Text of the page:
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© Bratwurst Gloeckl
Restaurants, German

Bratwurst-Glöckl am Dom

For the classic Wirtshaus experience, you can’t go wrong with Bratwurst-Glöckl, centrally located near Marienplatz, where the olde-worlde interior includes wood panelling, stained glass windows and heavy tick-tocking clocks. Don’t expect a tucked-away treasure—the menu is available in English, German, French, Italian and Russian—but there’s still an authentic charm, not least in the famous pork sausages, which are roasted on an open beech wood fire. The Kaiserschmarrn takes a good 20 minutes to prepare, but is a dessert indeed fit for an Empress or Emperor: a fluffy mountain of warm shredded pancake, topped with icing sugar and apple compote.

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© Vorhölzer
Restaurants, Contemporary European

Vorhölzer Forum Café

For no frills, student vibes and panorama views, this simple café on the roof of Munich’s architecture faculty is a winner. Though no longer the Geheimtipp (inside secret) it once was, it’s still off the super beaten tourist track, not least because it requires a little navigation through the university campus. There’s a bright minimalist interior and a big terrace, with great sun and even better views over the Maxvorstadt district and, on a clear day, right across to the snow-tipped Alps. Impress your companions by pointing out the two domes of the Frauenkirche, a Bavarian landmark and Munich’s cathedral. True to the best student cafes, the coffee is great, and there’s a decent list of teas, beers and long drinks too. The food selection is small and simple (pizza, Weiswurßt) but generously portioned and priced, particularly given the views. There’s also a hearty Sunday brunch buffet. Finding a seat can be difficult, so arrive early if you want the best breakfast spot.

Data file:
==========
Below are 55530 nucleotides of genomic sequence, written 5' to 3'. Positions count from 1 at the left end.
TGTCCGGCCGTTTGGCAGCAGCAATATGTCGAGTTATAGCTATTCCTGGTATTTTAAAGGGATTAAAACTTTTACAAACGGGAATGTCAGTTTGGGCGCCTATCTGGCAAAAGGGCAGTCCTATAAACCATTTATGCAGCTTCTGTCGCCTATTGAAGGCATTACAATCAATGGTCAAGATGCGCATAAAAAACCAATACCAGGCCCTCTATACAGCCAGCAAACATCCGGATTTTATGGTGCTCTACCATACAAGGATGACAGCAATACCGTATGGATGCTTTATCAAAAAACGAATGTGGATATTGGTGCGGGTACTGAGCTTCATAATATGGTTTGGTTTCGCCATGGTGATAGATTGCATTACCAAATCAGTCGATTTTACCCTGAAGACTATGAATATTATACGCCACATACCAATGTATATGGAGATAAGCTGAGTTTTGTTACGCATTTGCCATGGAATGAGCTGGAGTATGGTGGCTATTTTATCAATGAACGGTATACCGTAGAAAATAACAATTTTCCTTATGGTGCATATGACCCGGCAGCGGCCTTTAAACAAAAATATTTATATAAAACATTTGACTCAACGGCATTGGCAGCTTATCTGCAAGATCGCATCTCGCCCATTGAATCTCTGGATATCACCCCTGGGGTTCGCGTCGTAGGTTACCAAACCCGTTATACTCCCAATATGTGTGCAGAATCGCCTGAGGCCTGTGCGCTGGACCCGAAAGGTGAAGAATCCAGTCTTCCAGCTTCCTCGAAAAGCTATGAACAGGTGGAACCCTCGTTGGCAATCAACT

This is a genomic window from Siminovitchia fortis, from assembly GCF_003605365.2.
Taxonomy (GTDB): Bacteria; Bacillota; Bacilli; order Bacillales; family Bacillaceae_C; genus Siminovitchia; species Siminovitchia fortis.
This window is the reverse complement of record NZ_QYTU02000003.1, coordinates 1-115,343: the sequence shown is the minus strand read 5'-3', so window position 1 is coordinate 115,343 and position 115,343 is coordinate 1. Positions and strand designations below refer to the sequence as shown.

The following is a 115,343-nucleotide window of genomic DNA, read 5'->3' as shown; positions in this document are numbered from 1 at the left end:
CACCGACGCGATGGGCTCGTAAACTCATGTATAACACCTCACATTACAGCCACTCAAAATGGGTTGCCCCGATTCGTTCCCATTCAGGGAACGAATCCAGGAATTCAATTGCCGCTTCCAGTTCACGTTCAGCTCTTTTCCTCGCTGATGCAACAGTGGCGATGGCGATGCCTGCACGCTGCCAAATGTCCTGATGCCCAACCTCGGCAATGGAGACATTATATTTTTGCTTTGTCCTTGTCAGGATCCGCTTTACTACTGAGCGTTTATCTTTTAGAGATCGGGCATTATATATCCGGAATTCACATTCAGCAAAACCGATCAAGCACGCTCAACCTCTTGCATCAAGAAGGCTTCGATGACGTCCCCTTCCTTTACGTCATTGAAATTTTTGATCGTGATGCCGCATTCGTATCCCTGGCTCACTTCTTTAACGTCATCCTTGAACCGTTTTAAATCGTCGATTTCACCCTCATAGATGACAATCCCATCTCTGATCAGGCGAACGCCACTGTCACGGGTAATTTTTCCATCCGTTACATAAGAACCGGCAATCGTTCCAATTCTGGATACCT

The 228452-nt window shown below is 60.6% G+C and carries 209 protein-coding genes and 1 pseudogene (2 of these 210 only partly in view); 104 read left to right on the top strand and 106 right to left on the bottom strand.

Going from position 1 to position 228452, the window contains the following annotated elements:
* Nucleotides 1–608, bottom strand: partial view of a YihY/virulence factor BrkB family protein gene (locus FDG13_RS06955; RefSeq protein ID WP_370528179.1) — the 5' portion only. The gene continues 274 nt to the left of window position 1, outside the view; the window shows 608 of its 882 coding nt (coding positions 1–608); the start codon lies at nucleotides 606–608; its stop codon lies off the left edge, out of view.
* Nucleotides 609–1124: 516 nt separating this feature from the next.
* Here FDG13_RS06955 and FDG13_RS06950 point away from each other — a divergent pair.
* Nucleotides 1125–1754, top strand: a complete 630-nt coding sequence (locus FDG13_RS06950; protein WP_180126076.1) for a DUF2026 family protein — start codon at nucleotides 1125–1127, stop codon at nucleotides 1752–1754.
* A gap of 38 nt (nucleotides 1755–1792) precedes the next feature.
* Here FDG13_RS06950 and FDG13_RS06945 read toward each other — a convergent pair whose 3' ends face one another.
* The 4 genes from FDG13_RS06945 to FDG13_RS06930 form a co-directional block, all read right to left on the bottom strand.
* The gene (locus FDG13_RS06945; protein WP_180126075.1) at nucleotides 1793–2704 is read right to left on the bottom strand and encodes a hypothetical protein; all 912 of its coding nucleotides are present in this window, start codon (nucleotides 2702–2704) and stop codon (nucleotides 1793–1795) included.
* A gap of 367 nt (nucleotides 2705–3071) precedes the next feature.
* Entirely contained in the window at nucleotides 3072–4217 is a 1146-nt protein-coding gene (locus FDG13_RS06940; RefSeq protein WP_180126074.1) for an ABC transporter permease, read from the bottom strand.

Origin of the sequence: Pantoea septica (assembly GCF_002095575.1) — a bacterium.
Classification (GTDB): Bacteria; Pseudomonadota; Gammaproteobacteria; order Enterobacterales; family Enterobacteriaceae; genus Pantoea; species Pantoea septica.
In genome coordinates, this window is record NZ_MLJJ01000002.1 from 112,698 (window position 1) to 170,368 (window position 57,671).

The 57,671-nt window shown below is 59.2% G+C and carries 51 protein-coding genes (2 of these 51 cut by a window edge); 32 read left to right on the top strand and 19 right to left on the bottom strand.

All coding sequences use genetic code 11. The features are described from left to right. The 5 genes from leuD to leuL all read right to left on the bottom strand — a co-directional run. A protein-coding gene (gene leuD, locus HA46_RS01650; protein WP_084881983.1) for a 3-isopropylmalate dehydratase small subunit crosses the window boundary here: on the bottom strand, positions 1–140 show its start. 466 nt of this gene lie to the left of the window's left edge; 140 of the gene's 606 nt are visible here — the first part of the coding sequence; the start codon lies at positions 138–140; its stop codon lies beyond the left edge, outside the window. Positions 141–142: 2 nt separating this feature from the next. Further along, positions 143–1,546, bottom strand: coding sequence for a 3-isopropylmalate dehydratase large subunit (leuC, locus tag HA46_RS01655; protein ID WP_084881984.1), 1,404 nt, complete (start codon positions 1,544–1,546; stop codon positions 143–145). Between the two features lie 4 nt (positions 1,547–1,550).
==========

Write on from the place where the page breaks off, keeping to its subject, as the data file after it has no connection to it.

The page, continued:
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© Blitz
Restaurants, Mexican

Blitz

This vibrant new restaurant adds a turbo-watt of color and energy to the Deutsches Museum of science and technology with which it shares its premises. Styled by punk-funk designer and musician Trevor Jackson, Blitz features brightly colored chairs, a mural of grinning Day of the Dead skeletons and, for Munich, a whole new level of Mexican cuisine. The vegetarian menu has all the fajita and quesadilla classics, with such surprising flourishes as hibiscus blossom and banana ketchup. It’s more expensive than in your typical Mexican joint, but more substantial too. If you’re looking for some nightlife post-meal, the affiliated Blitz techno club is one of the most hotly anticipated additions to Munich nightlife, boasting a custom-built VOID sound system and phenomenal acoustics.